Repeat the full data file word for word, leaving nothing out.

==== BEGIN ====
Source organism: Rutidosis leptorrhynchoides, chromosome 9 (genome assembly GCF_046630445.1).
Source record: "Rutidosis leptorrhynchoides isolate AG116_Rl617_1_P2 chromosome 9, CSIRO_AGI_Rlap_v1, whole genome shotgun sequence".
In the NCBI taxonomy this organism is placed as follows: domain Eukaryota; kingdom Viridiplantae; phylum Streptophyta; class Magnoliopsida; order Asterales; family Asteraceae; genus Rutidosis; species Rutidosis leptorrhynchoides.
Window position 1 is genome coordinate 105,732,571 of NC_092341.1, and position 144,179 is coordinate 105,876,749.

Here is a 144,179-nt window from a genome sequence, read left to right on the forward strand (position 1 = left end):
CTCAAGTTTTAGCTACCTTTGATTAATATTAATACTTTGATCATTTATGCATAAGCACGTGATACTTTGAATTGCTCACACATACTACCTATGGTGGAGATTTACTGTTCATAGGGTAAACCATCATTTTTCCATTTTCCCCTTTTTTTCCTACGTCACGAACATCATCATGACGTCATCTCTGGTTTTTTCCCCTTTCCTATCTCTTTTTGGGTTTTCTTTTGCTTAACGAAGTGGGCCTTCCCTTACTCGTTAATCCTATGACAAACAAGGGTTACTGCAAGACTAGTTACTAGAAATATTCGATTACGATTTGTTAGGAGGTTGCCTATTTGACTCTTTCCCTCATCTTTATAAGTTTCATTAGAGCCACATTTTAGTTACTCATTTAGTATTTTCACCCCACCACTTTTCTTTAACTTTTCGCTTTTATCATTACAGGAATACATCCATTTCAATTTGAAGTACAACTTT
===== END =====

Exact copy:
Source organism: Rutidosis leptorrhynchoides, chromosome 9 (genome assembly GCF_046630445.1).
Source record: "Rutidosis leptorrhynchoides isolate AG116_Rl617_1_P2 chromosome 9, CSIRO_AGI_Rlap_v1, whole genome shotgun sequence".
In the NCBI taxonomy this organism is placed as follows: domain Eukaryota; kingdom Viridiplantae; phylum Streptophyta; class Magnoliopsida; order Asterales; family Asteraceae; genus Rutidosis; species Rutidosis leptorrhynchoides.
Window position 1 is genome coordinate 105,732,571 of NC_092341.1, and position 144,179 is coordinate 105,876,749.

Here is a 144,179-nt window from a genome sequence, read left to right on the forward strand (position 1 = left end):
CTCAAGTTTTAGCTACCTTTGATTAATATTAATACTTTGATCATTTATGCATAAGCACGTGATACTTTGAATTGCTCACACATACTACCTATGGTGGAGATTTACTGTTCATAGGGTAAACCATCATTTTTCCATTTTCCCCTTTTTTTCCTACGTCACGAACATCATCATGACGTCATCTCTGGTTTTTTCCCCTTTCCTATCTCTTTTTGGGTTTTCTTTTGCTTAACGAAGTGGGCCTTCCCTTACTCGTTAATCCTATGACAAACAAGGGTTACTGCAAGACTAGTTACTAGAAATATTCGATTACGATTTGTTAGGAGGTTGCCTATTTGACTCTTTCCCTCATCTTTATAAGTTTCATTAGAGCCACATTTTAGTTACTCATTTAGTATTTTCACCCCACCACTTTTCTTTAACTTTTCGCTTTTATCATTACAGGAATACATCCATTTCAATTTGAAGTACAACTTT